One way to look at this is to consider what you would give someone else to be able to use the the type and the array without exposing any more of your implementation than you have to, to them.

Also the chances are that you might put "N" as a #define in the shared header so everyone who uses the array knows the limit on the number of elements. In a C++ like way you might prefer to share this number as a const int rather than a #define. But in this case you have to be sure it will be optimised out and not instantiated by every .c file that #include's the shared header.

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thanks for the explanation.
It sure is usefull to use Header files. I may change somethings in my program to split the code. To have a better overlook of what part of the program uses what variables.

Also, N is now just a integer, but i wanne change it, so a user can adjust the value with lookalike Scanf fucntion with a input from usart or something.

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Quote:
After a while i found that the assignment was before the main

:)

Quote:
so had to add it as a parameter in the functions

But that is not different than allocating an auto variable:

int main(void){
auto Sensor Sensoren[N];
Sensoren[0].Address=value;
...

you do not need a malloc for that.
plzyv

No RSTDISBL, no fun!

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Another issue is why you are using malloc in an AVR.

Iluvatar is the better part of Valar.

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I'm programming in C and so far as i know is this the easiest to make a variable array in C code were N can be changed in the program without many changes

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The question about why you would use malloc is more this, "why would you make a dynamic array rather than simply statically allocate the largest array you might need." The AVR is a small processor with very limited resources and malloc will use some on top of the actually allocated array. Given that the functionality of an AVR driven embedded device is severely constrained anyway, it is rarely advantageous to do dynamic allocation. Much better, most of the time, is to simply allocate an array big enough for the largest requirements and use only part of it most of the time. The fact is, if there's not room for the static array, there's not room for a dynamic one ( baring fancy reuse of memory which is difficult to do properly with malloc on such a constrained system anyway ).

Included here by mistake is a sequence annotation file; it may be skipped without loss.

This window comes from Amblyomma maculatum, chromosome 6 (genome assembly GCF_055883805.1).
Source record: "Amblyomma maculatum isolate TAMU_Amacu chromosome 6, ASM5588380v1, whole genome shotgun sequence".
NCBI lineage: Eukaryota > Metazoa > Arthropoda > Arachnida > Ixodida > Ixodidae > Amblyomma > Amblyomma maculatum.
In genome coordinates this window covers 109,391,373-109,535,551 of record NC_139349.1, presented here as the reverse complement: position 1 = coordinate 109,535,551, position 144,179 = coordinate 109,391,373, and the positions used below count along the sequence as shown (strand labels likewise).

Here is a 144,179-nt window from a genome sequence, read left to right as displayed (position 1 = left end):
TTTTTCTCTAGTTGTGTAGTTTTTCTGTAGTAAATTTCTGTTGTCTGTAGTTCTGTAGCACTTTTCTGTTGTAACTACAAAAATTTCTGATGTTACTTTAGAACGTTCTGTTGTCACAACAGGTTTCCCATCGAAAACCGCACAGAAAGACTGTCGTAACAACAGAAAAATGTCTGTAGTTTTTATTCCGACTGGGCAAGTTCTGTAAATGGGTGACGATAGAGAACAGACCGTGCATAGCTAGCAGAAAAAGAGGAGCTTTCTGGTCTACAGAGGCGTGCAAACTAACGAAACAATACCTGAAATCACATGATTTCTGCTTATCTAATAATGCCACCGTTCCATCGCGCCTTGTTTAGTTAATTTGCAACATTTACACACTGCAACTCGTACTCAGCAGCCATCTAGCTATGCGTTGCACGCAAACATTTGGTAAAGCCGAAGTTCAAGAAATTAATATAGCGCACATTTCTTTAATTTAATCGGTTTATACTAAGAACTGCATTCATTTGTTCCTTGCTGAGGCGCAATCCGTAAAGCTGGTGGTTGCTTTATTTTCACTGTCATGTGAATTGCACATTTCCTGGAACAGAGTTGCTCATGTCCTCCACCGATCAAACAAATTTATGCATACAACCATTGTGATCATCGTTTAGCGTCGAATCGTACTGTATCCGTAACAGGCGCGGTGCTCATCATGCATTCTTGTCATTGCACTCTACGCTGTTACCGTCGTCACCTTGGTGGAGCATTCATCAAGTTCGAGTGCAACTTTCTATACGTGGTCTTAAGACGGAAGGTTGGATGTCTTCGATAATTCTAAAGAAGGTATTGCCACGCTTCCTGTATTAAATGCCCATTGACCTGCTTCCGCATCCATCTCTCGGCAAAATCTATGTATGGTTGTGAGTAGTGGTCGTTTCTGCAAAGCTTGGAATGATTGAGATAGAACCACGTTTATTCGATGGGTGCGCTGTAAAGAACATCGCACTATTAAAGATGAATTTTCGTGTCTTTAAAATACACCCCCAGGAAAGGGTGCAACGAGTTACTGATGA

Martin Jay McKee

As with most things in engineering, the answer is an unabashed, "It depends."

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Thanks for the tip. It is indeed more efficient to make an static array that has way more space then max needed then to make a dynamic array that can change of size.

I haven't thought of it that way. I thought that a dynamic array uses the same amount of memory as a static array with the same size, but it isn't.
Thank for the explanation.

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Quote:

I thought that a dynamic array uses the same amount of memory as a static array with the same size, but it isn't.

But the overhead is only 4 bytes.

The issue with using malloc() in an embedded system is more this:

If you just make one malloc() at the start of the code then (apart from that 4 byte overhead) it's virtually identical to pre-allocation. Where the problem with malloc() comes is when you keep using it over and over. A typical use for example is when you build a linked list. Each time you want to add data you malloc() space for a new object then link it into the "chain". When you start deleting earlier objects in the chain it effectively fragments the heap memory being used to malloc(). As malloc()/free() have no concept of garbage collection or movable allocations (until you get into virtual memory CPUs) then it's easy to fragment the heap. On a 4GB PC this doesn't really matter (and it's virtual anyway). On a 2K AVR it does.